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Illinois Opioid Alternative Program for Physicians

Illinois Opioid Alternative Program for Physicians

Medical marijuana as an alternative for pain management.

Prescription drug overdoses are the leading cause of accidental death in the United States. Medical marijuana is now being recognized as an alternative and effective treatment for pain management.

A study published by JAMA in 2014 showed that legal, medical marijuana programs are associated with a reduction in the use of opioids. States with medical marijuana laws had a 24.8 percent lower mean annual opioid overdose mortality rate compared to states without these laws.

The Illinois Opioid Alternative Pilot Program (OAPP) requires physicians to be the gatekeepers who control access to medical marijuana. Doctors of medicine or osteopathy who have a current and valid Illinois license under the Medical Practice Act and a current, valid Illinois controlled substances license are allowed to certify a qualifying patient for medical marijuana use. No other licensed professionals (including dentists) may do so. The physician must also have a bona fide physician-patient relationship with the qualifying patient.

Only takes five days to become dependent on opioids
Every eleven minutes someone in America dies from an opioid overdose
There are zero recorded cases of deaths from cannabis
OAPP registration process

If the information and online certification have been completed correctly by the physician and the registration and co-payment has been completed and paid for by the patient, then an auto-generated email will be sent to the patient with their 90-day OAPP medical cannabis card. This will provide the patient with immediate access to visit their designated dispensary.

Online physician registration

Register with the Illinois Department of Health (IDPH) Opioid Alternative Pilot Program (OAPP). You will need the following information to complete your registration

  • Verification of license credentials
  • Select secure physician PIN for submission of patient certifications - This becomes your digital signature and cannot be shared.

Certifying your patient

The physician needs to certify that the patient has a current prescription for an opioid OR patient could be prescribed an opioid-based on generally accepted standards of care.

  • The patient must be 21 years or older
  • Complete an in-person, full assessment of the patient’s medical history and current medical condition, including a physical examination, not more than 30 days prior to submission of certification
  • Electronically submit patient certification via IDPH OAPP website
  • Patient information requirements for certification
    • Name, DOB, last four SSN, date of in-person exam

Patient registration

Patients can register online for the OAPP within 30 days of the in-office visit. Patients will need the following information to submit their online application.

  • Valid email address
  • IL Drivers Licence or State ID
  • Electronic proof of address documentation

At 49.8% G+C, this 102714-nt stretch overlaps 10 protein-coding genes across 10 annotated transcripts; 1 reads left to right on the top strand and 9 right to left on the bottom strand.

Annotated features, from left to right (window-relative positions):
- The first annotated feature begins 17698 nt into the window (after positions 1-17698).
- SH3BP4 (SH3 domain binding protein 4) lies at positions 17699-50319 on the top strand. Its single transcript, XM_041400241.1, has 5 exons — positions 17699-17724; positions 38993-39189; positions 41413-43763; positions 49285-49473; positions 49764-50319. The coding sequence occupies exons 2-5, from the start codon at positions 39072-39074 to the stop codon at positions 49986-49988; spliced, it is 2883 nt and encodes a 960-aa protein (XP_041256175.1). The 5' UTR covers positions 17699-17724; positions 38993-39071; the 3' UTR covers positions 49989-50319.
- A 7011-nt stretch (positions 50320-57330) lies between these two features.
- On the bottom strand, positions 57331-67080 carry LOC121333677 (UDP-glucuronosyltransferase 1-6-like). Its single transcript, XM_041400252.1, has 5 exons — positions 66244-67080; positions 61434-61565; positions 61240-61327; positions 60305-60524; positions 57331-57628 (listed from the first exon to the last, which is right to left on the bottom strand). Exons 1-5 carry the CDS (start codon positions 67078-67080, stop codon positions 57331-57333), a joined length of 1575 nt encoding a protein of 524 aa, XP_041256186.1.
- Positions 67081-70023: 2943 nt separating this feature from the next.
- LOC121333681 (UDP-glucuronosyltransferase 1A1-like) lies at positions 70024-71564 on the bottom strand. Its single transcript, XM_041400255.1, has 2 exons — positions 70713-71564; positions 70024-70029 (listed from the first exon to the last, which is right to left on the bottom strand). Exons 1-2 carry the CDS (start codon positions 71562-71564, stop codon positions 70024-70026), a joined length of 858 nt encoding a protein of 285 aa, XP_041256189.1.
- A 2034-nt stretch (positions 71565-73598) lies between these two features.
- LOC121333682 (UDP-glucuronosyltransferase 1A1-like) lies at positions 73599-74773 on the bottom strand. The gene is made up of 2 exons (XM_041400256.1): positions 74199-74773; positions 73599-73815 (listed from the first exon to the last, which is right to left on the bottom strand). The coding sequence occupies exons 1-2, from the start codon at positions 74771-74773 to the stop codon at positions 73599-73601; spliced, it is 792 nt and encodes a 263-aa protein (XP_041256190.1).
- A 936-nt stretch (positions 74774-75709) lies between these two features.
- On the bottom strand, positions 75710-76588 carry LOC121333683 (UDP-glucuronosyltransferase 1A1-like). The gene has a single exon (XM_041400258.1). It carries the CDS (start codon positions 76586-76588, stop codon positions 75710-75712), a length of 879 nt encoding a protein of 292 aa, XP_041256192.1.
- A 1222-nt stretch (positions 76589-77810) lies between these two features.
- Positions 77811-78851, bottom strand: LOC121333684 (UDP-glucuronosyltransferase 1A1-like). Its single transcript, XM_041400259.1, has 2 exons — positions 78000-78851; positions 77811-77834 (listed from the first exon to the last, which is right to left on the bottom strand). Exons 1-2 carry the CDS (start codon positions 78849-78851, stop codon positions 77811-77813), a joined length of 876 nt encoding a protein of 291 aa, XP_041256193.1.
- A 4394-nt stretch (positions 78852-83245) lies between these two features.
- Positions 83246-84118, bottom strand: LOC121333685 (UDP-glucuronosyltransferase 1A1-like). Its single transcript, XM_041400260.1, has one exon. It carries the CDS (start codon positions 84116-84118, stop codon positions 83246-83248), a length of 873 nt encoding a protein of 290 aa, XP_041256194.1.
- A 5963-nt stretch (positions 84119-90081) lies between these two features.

• An electronic passport style photograph
  • Designate dispensary
  • Credit or debit card for $10 co-payment for each 90-day registration

Application assistance is available at our Verilife dispensaries.

Register with the Illinois Department of Health Opioid Alternative pilot program


If after 90 days a patient still qualifies for the OAPP the patient will need to re-enroll.

  • In-person office visit with their physician
  • New physician certification submitted online by their doctor that is registered with the IDPH OAPP.
  • Updated registration and $10 co-payment

The physician-patient relationship

Physicians are not “prescribing” medical marijuana.

Instead, a physician is asked to certify that the patient has a current prescription for an opioid OR patient could be prescribed an opioid-based on generally accepted standards of care and that a bona-fide relationship has been established.

A physician should be able to comfortably certify that the qualifying patient is under the physician’s care, either as the patient’s primary care physician or for his or her medical condition.

Physicians may accept payment from a qualifying patient for the fee associated with the examination required before recommending medical cannabis.
However, physicians may not accept any remuneration for making a medical cannabis certification, nor can they accept any remuneration from any dispensary for such a recommendation. See 410 ILCS 130/35.

Physicians are entitled to a “safe harbor” under Illinois state law.
The Medical Disciplinary Board may not discipline physicians for making a proper certification for medical cannabis to qualifying patients. See 410 ILCS 130/25(e).

Unlike other pharmaceuticals, physicians cannot “overprescribe” medical cannabis.
Physicians are not required to regulate dosage, strain or administration of medical cannabis. Under the law, qualifying patients are unable to procure unlimited amounts of medical cannabis.

For more information visit IDHP

1.Shah A, Hayes CJ, Martin BC. Characteristics of Initial Prescription Episodes and Likelihood of Long-Term Opioid Use — United States, 2006–2015. MMWR Morb Mortal Wkly Rep 2017;66:265–269. DOI: 2.CDC/NCHS, National Vital Statistics System, Mortality. CDC Wonder, Atlanta, GA: US Department of Health and Human Services, CDC; 2017. 3. Department of Justice, Drug Enforcement Administration, 2017 Drugs of Abuse, DEA Resource Guide.

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